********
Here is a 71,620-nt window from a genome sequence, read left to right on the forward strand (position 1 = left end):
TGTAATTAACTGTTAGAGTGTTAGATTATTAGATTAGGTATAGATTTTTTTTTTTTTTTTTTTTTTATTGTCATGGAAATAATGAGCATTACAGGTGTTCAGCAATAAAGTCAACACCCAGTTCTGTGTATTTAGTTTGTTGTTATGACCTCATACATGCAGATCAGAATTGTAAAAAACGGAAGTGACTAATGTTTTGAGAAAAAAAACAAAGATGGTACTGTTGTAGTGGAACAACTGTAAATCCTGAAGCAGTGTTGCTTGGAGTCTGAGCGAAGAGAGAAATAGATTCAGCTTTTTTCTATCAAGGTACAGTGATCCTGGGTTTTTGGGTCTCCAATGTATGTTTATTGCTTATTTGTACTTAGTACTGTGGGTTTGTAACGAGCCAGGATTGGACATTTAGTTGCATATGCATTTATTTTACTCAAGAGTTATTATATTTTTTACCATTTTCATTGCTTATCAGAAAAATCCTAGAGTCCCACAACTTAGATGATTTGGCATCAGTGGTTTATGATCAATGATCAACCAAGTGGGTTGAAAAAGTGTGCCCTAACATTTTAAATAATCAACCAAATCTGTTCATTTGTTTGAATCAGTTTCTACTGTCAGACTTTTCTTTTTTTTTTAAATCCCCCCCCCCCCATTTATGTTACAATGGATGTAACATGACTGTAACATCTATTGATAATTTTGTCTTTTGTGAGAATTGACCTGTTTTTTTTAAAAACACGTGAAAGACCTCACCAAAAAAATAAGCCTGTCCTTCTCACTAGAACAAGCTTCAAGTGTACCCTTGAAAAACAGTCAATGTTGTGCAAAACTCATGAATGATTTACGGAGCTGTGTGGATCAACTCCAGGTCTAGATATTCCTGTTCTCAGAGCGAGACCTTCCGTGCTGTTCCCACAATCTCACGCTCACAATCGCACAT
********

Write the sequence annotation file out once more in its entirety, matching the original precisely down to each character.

Here is a 71,620-nt window from a genome sequence, read left to right on the forward strand (position 1 = left end):
TGTAATTAACTGTTAGAGTGTTAGATTATTAGATTAGGTATAGATTTTTTTTTTTTTTTTTTTTTTATTGTCATGGAAATAATGAGCATTACAGGTGTTCAGCAATAAAGTCAACACCCAGTTCTGTGTATTTAGTTTGTTGTTATGACCTCATACATGCAGATCAGAATTGTAAAAAACGGAAGTGACTAATGTTTTGAGAAAAAAAACAAAGATGGTACTGTTGTAGTGGAACAACTGTAAATCCTGAAGCAGTGTTGCTTGGAGTCTGAGCGAAGAGAGAAATAGATTCAGCTTTTTTCTATCAAGGTACAGTGATCCTGGGTTTTTGGGTCTCCAATGTATGTTTATTGCTTATTTGTACTTAGTACTGTGGGTTTGTAACGAGCCAGGATTGGACATTTAGTTGCATATGCATTTATTTTACTCAAGAGTTATTATATTTTTTACCATTTTCATTGCTTATCAGAAAAATCCTAGAGTCCCACAACTTAGATGATTTGGCATCAGTGGTTTATGATCAATGATCAACCAAGTGGGTTGAAAAAGTGTGCCCTAACATTTTAAATAATCAACCAAATCTGTTCATTTGTTTGAATCAGTTTCTACTGTCAGACTTTTCTTTTTTTTTTAAATCCCCCCCCCCCCATTTATGTTACAATGGATGTAACATGACTGTAACATCTATTGATAATTTTGTCTTTTGTGAGAATTGACCTGTTTTTTTTAAAAACACGTGAAAGACCTCACCAAAAAAATAAGCCTGTCCTTCTCACTAGAACAAGCTTCAAGTGTACCCTTGAAAAACAGTCAATGTTGTGCAAAACTCATGAATGATTTACGGAGCTGTGTGGATCAACTCCAGGTCTAGATATTCCTGTTCTCAGAGCGAGACCTTCCGTGCTGTTCCCACAATCTCACGCTCACAATCGCACAT